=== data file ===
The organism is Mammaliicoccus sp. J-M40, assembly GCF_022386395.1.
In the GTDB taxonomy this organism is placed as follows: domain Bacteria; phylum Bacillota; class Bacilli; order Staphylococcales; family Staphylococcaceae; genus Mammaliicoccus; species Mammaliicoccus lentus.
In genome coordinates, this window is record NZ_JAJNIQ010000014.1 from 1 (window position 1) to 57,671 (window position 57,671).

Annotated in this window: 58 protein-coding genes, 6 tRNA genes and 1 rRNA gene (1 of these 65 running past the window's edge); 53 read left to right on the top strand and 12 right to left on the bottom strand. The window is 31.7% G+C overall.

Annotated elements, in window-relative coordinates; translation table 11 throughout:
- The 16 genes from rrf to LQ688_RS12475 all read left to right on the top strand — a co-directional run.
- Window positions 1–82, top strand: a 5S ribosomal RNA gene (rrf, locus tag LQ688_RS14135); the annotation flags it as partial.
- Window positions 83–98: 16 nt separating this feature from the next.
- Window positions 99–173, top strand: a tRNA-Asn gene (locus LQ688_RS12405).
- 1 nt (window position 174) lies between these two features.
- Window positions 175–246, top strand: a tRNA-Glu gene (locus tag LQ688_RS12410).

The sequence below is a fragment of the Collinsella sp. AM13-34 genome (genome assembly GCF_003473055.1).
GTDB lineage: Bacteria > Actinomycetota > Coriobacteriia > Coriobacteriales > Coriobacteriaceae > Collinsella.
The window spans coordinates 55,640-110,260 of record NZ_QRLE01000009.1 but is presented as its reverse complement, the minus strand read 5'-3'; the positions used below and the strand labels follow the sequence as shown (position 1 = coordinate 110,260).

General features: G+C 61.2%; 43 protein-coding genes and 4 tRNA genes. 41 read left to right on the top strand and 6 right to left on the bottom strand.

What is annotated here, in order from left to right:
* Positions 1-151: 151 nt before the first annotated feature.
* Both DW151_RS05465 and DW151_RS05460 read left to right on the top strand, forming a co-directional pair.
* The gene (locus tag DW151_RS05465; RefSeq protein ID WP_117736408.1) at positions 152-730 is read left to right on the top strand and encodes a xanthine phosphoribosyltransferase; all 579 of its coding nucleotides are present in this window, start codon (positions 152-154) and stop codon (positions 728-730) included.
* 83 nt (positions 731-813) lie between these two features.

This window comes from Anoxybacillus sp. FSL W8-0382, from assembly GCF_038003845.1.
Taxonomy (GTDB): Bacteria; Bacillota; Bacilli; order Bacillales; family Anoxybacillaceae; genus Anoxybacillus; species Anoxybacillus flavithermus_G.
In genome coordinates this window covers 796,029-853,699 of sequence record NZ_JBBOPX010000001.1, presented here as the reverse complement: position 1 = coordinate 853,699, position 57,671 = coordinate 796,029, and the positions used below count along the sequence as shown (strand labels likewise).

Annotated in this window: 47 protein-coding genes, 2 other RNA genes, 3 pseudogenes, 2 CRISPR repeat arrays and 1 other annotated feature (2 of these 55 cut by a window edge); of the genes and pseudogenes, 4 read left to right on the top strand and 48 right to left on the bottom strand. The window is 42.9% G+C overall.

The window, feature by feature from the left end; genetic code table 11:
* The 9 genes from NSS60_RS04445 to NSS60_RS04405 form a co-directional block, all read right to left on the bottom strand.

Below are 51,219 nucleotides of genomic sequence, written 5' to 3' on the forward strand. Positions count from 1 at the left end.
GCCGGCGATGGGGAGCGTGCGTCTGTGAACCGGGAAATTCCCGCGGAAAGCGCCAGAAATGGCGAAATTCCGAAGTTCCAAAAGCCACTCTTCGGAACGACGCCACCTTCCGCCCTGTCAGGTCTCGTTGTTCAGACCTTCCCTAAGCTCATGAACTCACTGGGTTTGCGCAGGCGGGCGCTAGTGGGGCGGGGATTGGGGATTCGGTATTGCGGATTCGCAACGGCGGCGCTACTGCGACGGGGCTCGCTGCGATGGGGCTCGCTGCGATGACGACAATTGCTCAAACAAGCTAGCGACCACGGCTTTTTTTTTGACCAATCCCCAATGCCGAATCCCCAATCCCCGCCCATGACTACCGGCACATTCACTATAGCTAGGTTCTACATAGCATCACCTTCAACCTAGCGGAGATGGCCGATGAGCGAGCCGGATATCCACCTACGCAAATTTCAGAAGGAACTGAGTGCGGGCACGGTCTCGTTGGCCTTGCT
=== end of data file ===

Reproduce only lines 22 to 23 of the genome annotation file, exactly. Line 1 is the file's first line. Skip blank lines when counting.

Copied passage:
Taxonomy (GTDB): Bacteria; Bacillota; Bacilli; order Bacillales; family Anoxybacillaceae; genus Anoxybacillus; species Anoxybacillus flavithermus_G.
In genome coordinates this window covers 796,029-853,699 of sequence record NZ_JBBOPX010000001.1, presented here as the reverse complement: position 1 = coordinate 853,699, position 57,671 = coordinate 796,029, and the positions used below count along the sequence as shown (strand labels likewise).